I can only pray

I can only pray:

That you’ll never ask for the weather, earth,
angels, women, or other lives to obey you;

that you’ll remember me, who crossed, recrossed
you,

Read the poem in it’s glorious entirety below:

Poem for My Sons – by Minnie Bruce Pratt

When you were born, all the poets I knew
were men, dads eloquent on their sleeping
babes and the future: Coleridge at midnight,
Yeats’ prayer that his daughter lack opinions,
his son be high and mighty, think and act.
You’ve read the new father’s loud eloquence,
fiery sparks written in a silent house
breathing with the mother’s exhausted sleep.

When you were born, my first, what I thought was
milk: my breasts sore, engorged, but not enough
when you woke. With you, my youngest, I did not
think: my head unraised for three days, mind-dead
from waist-down anesthetic labor, saddle
block, no walking either.
Your father was then
the poet I’d ceased to be when I got married.
It’s taken me years to write this to you.

I had to make a future, willful, voluble,
lascivious, a thinker, a long walker,
unstruck transgressor, furious, shouting,
voluptuous, a lover, a smeller of blood,
milk, a woman mean as she can be some nights,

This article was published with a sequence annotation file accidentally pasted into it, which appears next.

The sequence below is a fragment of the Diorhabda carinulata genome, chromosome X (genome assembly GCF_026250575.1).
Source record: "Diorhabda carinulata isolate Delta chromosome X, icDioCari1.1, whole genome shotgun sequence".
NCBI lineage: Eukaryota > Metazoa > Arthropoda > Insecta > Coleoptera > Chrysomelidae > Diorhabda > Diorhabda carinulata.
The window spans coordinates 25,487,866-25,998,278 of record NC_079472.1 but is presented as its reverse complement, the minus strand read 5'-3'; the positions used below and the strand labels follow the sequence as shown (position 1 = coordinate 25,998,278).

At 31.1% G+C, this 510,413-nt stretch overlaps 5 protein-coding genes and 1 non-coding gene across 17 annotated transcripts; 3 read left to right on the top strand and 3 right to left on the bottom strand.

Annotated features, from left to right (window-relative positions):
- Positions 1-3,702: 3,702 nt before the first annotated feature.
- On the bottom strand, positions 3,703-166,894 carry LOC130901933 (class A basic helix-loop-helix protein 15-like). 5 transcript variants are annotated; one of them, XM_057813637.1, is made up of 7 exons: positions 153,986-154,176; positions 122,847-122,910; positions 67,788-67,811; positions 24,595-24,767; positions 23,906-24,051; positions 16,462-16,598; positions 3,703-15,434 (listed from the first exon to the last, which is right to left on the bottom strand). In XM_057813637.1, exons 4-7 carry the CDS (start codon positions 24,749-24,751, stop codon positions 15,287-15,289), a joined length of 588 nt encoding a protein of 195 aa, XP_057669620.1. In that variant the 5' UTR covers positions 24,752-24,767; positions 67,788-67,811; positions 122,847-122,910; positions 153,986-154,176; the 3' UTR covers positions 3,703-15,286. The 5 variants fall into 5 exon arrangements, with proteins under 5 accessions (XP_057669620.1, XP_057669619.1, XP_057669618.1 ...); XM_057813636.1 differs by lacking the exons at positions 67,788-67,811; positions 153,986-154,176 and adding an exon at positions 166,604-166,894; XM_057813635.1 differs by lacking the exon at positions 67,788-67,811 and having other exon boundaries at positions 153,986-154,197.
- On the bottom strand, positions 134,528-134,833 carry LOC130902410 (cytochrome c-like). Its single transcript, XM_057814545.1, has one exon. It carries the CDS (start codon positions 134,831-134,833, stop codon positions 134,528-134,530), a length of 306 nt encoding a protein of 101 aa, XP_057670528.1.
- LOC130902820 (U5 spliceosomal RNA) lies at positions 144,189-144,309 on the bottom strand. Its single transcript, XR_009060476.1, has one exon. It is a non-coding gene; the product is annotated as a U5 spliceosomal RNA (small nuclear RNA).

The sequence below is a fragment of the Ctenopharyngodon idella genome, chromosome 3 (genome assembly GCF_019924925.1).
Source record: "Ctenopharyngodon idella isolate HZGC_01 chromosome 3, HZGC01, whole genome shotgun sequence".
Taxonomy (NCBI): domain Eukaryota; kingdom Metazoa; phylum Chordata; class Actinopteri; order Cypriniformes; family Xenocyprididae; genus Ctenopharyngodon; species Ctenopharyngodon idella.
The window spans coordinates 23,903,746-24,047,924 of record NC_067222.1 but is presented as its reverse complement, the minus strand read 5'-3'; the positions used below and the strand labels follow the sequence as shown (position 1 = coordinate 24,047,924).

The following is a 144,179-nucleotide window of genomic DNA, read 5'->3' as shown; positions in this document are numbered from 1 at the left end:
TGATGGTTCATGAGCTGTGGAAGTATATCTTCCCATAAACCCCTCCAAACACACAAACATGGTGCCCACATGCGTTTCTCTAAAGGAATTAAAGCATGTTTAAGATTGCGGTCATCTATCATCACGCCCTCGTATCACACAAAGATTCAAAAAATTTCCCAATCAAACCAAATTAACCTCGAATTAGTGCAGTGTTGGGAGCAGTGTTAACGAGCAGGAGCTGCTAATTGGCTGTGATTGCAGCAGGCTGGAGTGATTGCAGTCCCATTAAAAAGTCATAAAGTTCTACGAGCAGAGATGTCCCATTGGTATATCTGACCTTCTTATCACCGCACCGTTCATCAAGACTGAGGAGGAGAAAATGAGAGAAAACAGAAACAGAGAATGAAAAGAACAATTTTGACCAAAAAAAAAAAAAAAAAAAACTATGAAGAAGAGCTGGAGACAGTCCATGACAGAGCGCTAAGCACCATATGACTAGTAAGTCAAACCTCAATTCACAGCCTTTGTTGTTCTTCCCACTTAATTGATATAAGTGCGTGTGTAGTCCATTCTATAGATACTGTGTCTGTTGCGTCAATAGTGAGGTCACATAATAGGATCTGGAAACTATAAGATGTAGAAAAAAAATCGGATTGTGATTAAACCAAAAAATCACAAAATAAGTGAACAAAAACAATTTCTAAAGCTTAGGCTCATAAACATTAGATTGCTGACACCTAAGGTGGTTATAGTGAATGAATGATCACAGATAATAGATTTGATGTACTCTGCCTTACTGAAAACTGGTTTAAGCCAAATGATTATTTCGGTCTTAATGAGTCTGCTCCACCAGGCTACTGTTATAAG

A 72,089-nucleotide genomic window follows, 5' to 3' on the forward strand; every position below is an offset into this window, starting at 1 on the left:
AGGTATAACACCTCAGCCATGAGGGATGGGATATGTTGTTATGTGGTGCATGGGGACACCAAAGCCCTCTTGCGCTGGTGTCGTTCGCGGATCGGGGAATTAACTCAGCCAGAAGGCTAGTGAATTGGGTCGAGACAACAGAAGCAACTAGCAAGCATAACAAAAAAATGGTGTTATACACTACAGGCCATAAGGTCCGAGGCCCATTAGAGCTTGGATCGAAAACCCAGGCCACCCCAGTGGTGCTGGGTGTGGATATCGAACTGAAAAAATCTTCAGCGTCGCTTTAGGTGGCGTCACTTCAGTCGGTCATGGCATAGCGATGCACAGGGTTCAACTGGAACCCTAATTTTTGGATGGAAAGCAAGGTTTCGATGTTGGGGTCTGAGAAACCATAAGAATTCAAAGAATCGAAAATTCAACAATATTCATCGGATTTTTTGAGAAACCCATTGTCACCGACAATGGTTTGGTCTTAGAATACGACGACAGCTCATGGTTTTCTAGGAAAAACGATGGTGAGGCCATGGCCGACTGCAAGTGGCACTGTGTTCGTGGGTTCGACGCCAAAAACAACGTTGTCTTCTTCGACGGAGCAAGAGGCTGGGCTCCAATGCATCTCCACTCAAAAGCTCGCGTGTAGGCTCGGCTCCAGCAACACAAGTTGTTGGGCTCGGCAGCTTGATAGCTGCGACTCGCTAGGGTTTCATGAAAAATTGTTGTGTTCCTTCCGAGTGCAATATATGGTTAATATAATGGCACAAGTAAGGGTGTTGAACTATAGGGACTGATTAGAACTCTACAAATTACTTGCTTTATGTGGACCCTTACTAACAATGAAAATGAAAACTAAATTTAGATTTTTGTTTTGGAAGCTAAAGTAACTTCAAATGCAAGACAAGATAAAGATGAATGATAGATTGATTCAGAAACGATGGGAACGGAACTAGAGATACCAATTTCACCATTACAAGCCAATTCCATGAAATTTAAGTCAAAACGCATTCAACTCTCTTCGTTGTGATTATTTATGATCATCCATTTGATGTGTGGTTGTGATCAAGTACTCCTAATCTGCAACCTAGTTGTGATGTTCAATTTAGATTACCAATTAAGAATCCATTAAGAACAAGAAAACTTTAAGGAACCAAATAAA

existence I could pray to, capable of
poetry.
Now here we are. You are men,
and I am not the woman who rocked you
in the sweet reek of penicillin, sour milk,
the girl who could not imagine herself
or a future more than a warm walled room,
had no words but the pap of the expected,
and so, those nights, could not wish for you.

But now I have spoken, my self, I can ask
for you: that you’ll know evil when you smell it;
that you’ll know good and do it, and see how both
run loose through your lives; that then you’ll remember
you come from dirt and history; that you’ll choose
memory, not anesthesia; that you’ll have work
you love, hindering no one, a path crossing
at boundary markers where you question power;
that your loves will match you thought for thought
in the long heat of blood and fact of bone.

Words not so romantic nor so grandly tossed
as if I’d summoned the universe to be
at your disposal.
I can only pray:

That you’ll never ask for the weather, earth,
angels, women, or other lives to obey you;

that you’ll remember me, who crossed, recrossed
you,
as a woman making slowly toward
an unknown place where you could be with me,
like a woman on foot, in a long stepping out.

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